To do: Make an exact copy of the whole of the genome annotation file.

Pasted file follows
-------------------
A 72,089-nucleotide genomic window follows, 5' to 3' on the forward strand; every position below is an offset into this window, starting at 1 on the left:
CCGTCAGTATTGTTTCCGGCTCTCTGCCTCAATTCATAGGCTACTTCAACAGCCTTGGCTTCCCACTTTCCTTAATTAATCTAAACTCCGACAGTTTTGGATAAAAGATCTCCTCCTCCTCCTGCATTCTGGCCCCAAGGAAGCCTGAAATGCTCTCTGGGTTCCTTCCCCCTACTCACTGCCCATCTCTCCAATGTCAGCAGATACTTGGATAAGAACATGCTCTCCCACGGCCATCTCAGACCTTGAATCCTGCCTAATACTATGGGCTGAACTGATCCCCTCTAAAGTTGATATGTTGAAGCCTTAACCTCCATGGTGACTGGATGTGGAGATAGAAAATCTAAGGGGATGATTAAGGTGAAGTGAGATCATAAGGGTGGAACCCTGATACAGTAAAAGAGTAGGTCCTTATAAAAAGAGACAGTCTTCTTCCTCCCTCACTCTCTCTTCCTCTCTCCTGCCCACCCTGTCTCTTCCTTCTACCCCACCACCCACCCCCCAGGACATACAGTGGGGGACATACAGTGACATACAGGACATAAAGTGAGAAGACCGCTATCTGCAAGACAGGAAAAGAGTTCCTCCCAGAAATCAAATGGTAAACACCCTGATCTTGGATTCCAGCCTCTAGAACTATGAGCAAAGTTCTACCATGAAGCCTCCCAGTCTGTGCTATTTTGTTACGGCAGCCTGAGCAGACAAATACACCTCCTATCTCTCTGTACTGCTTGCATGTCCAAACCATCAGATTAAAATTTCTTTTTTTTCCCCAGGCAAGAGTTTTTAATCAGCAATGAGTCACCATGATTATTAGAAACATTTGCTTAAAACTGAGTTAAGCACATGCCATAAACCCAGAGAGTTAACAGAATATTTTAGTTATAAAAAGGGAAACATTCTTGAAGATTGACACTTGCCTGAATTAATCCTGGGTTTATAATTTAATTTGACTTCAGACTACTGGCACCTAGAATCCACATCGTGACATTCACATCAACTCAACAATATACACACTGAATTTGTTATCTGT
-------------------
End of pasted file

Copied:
A 72,089-nucleotide genomic window follows, 5' to 3' on the forward strand; every position below is an offset into this window, starting at 1 on the left:
CCGTCAGTATTGTTTCCGGCTCTCTGCCTCAATTCATAGGCTACTTCAACAGCCTTGGCTTCCCACTTTCCTTAATTAATCTAAACTCCGACAGTTTTGGATAAAAGATCTCCTCCTCCTCCTGCATTCTGGCCCCAAGGAAGCCTGAAATGCTCTCTGGGTTCCTTCCCCCTACTCACTGCCCATCTCTCCAATGTCAGCAGATACTTGGATAAGAACATGCTCTCCCACGGCCATCTCAGACCTTGAATCCTGCCTAATACTATGGGCTGAACTGATCCCCTCTAAAGTTGATATGTTGAAGCCTTAACCTCCATGGTGACTGGATGTGGAGATAGAAAATCTAAGGGGATGATTAAGGTGAAGTGAGATCATAAGGGTGGAACCCTGATACAGTAAAAGAGTAGGTCCTTATAAAAAGAGACAGTCTTCTTCCTCCCTCACTCTCTCTTCCTCTCTCCTGCCCACCCTGTCTCTTCCTTCTACCCCACCACCCACCCCCCAGGACATACAGTGGGGGACATACAGTGACATACAGGACATAAAGTGAGAAGACCGCTATCTGCAAGACAGGAAAAGAGTTCCTCCCAGAAATCAAATGGTAAACACCCTGATCTTGGATTCCAGCCTCTAGAACTATGAGCAAAGTTCTACCATGAAGCCTCCCAGTCTGTGCTATTTTGTTACGGCAGCCTGAGCAGACAAATACACCTCCTATCTCTCTGTACTGCTTGCATGTCCAAACCATCAGATTAAAATTTCTTTTTTTTCCCCAGGCAAGAGTTTTTAATCAGCAATGAGTCACCATGATTATTAGAAACATTTGCTTAAAACTGAGTTAAGCACATGCCATAAACCCAGAGAGTTAACAGAATATTTTAGTTATAAAAAGGGAAACATTCTTGAAGATTGACACTTGCCTGAATTAATCCTGGGTTTATAATTTAATTTGACTTCAGACTACTGGCACCTAGAATCCACATCGTGACATTCACATCAACTCAACAATATACACACTGAATTTGTTATCTGT